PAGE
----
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In this elegant and thought-provoking memoir, Dawn Prince-Hughes traces her personal growth from undiagnosed autism to the moment, as a young woman, when she entered the Woodland Park Zoo in Seattle and became immediately fascinated with the gorillas. By observing them and, later, working with them, Prince-Hughes was finally able to emerge from her solitude and connect to living beings in a way she had never previously experienced.
More than a story of autism, Songs of the Gorilla Nation is a poignant, beautifully written exploration of the rich landscape of human emotion and the ways we learn to love.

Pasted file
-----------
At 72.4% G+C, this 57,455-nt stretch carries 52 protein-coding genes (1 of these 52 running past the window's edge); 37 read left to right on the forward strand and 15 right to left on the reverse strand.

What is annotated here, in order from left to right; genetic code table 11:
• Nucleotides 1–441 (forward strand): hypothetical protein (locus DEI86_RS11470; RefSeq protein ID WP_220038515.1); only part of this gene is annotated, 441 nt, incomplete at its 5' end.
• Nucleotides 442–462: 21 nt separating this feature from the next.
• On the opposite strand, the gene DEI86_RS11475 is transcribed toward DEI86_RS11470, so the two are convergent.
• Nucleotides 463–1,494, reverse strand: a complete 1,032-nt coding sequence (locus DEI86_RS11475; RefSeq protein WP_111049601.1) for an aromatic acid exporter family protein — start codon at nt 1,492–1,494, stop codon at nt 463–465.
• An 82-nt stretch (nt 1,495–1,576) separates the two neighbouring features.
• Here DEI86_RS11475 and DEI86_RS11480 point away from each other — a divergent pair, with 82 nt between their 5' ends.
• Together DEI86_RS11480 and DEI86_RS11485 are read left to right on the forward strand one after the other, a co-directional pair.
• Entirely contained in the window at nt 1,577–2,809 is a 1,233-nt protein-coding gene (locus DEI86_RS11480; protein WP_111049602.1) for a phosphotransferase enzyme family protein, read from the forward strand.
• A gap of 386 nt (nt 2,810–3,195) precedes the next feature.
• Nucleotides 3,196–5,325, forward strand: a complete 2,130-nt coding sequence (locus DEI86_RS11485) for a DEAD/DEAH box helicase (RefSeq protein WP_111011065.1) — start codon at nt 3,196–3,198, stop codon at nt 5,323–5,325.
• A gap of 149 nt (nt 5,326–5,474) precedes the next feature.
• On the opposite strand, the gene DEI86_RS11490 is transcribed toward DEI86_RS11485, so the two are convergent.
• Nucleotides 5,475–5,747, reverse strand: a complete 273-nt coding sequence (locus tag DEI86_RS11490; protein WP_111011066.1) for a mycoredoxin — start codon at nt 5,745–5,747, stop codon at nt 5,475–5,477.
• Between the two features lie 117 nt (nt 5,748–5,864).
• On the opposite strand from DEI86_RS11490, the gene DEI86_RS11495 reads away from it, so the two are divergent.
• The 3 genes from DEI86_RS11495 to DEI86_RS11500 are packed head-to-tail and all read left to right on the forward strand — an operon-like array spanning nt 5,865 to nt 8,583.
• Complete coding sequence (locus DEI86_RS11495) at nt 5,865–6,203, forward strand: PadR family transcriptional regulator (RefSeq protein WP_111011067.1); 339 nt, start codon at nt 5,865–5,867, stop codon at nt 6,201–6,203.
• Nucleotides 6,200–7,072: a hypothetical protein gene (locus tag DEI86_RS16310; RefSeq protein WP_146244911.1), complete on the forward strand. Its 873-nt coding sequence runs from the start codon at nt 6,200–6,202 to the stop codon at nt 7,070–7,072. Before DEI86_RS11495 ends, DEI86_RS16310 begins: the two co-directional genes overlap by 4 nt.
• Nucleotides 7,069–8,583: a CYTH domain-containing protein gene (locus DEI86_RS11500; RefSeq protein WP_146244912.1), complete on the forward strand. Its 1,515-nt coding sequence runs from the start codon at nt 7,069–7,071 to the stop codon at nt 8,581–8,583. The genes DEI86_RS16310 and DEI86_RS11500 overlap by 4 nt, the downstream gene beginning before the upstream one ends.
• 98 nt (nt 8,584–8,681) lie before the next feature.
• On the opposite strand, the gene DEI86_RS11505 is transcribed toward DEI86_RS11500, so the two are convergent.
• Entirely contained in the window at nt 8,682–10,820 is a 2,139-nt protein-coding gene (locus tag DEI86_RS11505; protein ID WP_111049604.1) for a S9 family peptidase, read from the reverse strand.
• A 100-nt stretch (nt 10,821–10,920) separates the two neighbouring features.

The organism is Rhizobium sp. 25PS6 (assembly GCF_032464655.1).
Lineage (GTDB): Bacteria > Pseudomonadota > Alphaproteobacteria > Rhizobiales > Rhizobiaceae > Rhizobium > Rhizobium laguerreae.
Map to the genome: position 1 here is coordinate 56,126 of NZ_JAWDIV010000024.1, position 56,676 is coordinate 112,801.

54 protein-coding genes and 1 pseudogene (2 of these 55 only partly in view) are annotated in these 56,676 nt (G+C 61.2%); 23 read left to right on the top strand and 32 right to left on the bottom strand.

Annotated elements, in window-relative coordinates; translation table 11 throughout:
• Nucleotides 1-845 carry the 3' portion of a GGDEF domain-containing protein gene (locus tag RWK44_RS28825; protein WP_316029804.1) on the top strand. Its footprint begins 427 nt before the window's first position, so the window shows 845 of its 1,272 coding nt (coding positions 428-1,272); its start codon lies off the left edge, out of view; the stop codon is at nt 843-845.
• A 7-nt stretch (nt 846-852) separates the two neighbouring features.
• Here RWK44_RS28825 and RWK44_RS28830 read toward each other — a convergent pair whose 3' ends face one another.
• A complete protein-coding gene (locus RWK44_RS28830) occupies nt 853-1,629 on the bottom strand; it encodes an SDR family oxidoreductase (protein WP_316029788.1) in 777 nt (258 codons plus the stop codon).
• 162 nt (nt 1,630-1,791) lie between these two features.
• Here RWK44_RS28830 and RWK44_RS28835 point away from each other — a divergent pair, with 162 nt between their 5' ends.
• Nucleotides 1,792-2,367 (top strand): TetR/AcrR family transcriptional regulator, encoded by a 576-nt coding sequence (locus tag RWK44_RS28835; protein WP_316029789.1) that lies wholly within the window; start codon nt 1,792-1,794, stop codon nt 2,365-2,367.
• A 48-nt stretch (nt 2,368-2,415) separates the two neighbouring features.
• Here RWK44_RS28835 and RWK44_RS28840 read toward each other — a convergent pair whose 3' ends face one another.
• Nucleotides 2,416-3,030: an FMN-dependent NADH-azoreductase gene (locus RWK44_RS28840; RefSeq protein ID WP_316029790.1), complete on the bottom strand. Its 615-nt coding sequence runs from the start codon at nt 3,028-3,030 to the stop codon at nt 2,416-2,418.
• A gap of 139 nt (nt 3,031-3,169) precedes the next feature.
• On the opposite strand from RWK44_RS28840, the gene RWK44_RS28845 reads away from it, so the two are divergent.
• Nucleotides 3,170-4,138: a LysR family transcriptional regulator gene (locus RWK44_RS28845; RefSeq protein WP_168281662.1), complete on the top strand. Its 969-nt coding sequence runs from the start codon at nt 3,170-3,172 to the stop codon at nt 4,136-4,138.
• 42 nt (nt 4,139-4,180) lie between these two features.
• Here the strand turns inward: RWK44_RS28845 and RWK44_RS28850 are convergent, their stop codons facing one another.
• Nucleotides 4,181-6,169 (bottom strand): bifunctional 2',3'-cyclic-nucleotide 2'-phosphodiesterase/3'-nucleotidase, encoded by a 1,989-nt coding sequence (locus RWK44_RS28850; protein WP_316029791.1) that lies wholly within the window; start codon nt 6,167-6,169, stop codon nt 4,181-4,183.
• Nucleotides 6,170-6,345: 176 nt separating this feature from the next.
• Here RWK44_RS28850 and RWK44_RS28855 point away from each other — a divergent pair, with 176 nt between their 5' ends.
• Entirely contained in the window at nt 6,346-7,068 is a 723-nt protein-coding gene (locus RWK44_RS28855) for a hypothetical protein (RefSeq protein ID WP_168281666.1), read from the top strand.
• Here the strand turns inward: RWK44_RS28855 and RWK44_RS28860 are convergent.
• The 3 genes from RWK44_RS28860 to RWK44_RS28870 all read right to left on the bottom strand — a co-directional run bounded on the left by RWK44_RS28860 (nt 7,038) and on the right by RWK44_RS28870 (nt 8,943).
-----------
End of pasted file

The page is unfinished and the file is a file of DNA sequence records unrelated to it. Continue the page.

Dawn Prince-Hughes received her M.A. and Ph.D. in interdisciplinary anthropology from the Universit#t Herisau in Switzerland and is an adjunct professor of anthropology at Western Washington University. She is the author of Gorillas Among Us: A Primate Ethnographer's Book of Days and the editor of Aquamarine Blue 5: Personal Stories of College Students with Autism. She is on the advisory board of ApeNet, a nonprofit organization.
"Lyrical, redemptive [...] Songs of the Gorilla Nation is as much a rhapsody to gorillas as it is an anatomy of autism."
- The New York Times Book Review
"A primer on self-preservation and love."
- O Magazine
"Gorilla Nation proves Prince-Hughes is a great writer-and an inspiration to anyone searching for a voice."
- Seattle Magazine
"[An] affecting, thoughtful memoir [...] both delightfully quixotic and terribly sad. Although Prince-Hughes struggles with verbal and physical interactions, in print she finds touching eloquence and clarity."
- Publishers Weekly